In Slovenia, judicial branch of government recently announced a strike, claiming that judges are underpaid and demanding an initial wage increase. The first question to be asked is against whom the judicial branch of government is really demanding a strike? The announcement of the strike is a mark revealing the prevailing corruption in the judicial system, taking place throughtout the process of political transition from socialist system to the system based on market democracy. In Slovenia, generally speaking, private property rights are weakly protected, reflecting slow procedural operations, internal inefficiencies and signs of corruption in Slovenia's judicial system.
Tomaž recently published a beautiful post discussing judicial claims over wage increases:
"The announcement of the strike on behalf of Slovenian Judicial Association is an unusual step, knowing that not all Slovenian judges are not the members of the Slovenian Judicial Association. Even local fireworkers cannot announce a general strike of all fireworkers in Slovenia. That's why, Slovenian Judicial Association does not and cannot have a legitimate right to announce a strike on behalf of all Slovenian judges.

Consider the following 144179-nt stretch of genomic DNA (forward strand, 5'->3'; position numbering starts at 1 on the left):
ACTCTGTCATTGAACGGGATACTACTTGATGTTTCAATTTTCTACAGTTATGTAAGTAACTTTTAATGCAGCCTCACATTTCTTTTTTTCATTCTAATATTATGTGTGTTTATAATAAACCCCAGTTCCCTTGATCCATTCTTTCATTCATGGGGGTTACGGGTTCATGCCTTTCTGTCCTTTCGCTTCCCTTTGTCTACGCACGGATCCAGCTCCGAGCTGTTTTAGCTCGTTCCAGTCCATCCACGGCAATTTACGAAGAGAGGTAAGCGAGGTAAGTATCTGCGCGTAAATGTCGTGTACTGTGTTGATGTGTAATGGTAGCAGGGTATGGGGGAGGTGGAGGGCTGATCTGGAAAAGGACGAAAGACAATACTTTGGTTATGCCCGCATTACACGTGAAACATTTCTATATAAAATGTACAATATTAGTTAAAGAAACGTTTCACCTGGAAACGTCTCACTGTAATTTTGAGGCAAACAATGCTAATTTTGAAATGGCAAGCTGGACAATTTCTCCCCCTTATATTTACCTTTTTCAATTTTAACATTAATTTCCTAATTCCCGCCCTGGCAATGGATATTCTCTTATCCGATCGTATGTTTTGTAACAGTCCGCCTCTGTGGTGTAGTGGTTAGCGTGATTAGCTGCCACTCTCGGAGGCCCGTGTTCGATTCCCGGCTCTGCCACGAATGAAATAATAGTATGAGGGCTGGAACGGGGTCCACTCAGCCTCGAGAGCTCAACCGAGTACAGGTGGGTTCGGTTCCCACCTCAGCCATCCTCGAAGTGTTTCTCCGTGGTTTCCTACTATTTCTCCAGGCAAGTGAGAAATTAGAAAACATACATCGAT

The use of means regarding general strike opens the essential question: against whom shall Slovenian judges announce a strike? From a historical perspective, "strike" has emerged from the individual rather than collective initiative of employees against the employer. By definition, trade unions are workers' associations. Later in the course of time, trade unions launched widespread initiatives as a form of political pressure against government authority as Solidarity did it in Poland in late 1980s."
Source: Tomaž Štih, When Government Announces a Strike (and almost realizes it), Libertarec, January 22, 2008 (link)